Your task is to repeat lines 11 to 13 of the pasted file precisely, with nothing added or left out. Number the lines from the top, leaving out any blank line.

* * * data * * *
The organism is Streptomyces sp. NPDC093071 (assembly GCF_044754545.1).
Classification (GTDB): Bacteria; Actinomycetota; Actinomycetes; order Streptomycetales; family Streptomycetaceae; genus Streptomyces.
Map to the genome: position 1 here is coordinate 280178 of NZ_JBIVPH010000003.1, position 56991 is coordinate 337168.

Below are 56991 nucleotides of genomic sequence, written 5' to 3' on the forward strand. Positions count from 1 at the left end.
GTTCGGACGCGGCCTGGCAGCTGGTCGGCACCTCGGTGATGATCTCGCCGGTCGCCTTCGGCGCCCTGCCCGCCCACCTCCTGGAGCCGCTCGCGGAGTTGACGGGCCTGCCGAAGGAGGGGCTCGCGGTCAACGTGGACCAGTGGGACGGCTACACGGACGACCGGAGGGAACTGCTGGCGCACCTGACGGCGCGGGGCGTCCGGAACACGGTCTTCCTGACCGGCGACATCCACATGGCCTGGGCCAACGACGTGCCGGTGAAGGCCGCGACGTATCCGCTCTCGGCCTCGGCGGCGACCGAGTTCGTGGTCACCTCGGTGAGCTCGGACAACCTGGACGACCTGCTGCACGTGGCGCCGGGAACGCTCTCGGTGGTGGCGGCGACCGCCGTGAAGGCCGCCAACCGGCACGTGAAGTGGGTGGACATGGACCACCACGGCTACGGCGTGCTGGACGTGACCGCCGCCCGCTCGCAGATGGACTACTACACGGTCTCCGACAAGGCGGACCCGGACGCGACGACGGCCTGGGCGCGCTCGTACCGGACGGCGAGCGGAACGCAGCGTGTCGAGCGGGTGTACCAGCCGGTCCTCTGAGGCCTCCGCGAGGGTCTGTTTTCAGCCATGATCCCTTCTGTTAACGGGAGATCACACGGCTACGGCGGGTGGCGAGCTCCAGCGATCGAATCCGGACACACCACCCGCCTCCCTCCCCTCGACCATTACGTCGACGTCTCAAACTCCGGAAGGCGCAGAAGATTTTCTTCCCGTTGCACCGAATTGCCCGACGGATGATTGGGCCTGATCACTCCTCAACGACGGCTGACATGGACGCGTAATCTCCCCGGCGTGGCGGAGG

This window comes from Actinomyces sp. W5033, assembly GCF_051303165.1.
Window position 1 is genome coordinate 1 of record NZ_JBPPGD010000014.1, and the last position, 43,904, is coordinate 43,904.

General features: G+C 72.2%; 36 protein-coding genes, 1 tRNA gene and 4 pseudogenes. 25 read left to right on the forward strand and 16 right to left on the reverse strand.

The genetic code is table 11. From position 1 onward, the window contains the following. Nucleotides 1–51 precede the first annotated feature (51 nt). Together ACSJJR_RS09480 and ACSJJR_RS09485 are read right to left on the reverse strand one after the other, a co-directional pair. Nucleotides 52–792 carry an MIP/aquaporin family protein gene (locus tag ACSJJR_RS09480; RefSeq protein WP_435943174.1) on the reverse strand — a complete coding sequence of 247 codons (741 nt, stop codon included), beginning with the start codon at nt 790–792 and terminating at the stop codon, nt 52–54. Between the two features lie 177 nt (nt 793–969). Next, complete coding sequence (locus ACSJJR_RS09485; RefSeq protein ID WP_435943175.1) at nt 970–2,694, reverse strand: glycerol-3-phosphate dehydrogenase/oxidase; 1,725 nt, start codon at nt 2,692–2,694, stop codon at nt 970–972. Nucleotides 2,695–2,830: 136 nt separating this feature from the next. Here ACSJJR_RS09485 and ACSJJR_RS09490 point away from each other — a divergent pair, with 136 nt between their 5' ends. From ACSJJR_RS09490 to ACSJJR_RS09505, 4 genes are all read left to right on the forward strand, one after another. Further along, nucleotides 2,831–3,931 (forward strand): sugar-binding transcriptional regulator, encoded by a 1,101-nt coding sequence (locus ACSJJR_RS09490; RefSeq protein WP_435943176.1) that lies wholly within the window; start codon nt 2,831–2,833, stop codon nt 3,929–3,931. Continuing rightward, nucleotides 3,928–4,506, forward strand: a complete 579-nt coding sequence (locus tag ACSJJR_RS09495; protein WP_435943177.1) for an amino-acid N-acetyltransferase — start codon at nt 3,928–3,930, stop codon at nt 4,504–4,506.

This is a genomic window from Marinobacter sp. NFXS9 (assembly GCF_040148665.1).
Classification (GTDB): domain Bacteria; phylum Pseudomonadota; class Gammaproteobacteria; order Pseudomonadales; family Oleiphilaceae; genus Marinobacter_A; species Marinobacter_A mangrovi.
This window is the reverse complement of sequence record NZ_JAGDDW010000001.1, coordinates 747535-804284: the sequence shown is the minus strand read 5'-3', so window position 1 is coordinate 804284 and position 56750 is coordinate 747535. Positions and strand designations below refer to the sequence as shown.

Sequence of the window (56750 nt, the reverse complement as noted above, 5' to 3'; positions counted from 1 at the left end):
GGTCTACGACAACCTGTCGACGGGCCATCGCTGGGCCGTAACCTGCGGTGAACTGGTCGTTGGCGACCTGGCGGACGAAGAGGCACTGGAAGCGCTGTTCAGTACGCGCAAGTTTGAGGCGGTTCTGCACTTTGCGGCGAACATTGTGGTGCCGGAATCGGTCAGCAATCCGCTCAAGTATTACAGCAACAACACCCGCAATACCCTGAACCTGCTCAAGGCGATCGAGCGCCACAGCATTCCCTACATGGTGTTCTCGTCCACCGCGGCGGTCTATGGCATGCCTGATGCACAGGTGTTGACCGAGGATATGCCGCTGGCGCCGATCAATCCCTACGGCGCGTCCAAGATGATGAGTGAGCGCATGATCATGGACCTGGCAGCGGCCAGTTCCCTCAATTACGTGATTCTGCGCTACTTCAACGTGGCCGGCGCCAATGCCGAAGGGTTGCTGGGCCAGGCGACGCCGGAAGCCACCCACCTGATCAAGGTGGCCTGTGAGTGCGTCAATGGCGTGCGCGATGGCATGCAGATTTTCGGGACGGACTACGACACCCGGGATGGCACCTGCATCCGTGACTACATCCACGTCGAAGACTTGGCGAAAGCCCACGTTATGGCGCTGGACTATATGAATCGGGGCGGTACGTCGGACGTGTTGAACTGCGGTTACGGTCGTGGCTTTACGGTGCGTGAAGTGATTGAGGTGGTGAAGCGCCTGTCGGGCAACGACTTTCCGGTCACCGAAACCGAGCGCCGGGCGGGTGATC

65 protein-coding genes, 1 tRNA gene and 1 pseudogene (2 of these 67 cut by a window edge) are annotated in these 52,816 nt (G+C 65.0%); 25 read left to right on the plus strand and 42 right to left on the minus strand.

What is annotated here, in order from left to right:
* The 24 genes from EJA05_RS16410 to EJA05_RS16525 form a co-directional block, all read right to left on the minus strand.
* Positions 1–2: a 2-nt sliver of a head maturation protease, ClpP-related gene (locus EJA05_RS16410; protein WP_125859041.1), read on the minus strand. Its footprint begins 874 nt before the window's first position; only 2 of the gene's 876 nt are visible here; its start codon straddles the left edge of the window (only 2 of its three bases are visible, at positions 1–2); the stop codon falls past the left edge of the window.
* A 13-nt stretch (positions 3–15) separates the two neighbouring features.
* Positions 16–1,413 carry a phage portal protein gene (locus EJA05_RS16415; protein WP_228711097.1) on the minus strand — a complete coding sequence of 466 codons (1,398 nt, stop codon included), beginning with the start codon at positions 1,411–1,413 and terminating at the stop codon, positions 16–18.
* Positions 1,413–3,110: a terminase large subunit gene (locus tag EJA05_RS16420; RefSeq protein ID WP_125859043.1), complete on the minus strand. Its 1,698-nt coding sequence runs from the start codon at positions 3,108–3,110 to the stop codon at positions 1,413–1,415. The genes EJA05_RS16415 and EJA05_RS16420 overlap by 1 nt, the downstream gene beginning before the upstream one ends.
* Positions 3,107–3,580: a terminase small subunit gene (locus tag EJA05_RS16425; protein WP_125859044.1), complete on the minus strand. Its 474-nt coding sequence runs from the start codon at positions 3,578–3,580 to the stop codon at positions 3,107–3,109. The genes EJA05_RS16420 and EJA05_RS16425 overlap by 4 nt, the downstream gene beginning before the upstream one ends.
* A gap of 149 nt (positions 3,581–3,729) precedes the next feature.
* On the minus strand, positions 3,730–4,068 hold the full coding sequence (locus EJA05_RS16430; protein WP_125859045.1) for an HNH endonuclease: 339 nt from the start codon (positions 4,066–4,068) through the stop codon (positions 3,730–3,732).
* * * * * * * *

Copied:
Classification (GTDB): domain Bacteria; phylum Pseudomonadota; class Gammaproteobacteria; order Pseudomonadales; family Oleiphilaceae; genus Marinobacter_A; species Marinobacter_A mangrovi.
This window is the reverse complement of sequence record NZ_JAGDDW010000001.1, coordinates 747535-804284: the sequence shown is the minus strand read 5'-3', so window position 1 is coordinate 804284 and position 56750 is coordinate 747535. Positions and strand designations below refer to the sequence as shown.

Sequence of the window (56750 nt, the reverse complement as noted above, 5' to 3'; positions counted from 1 at the left end):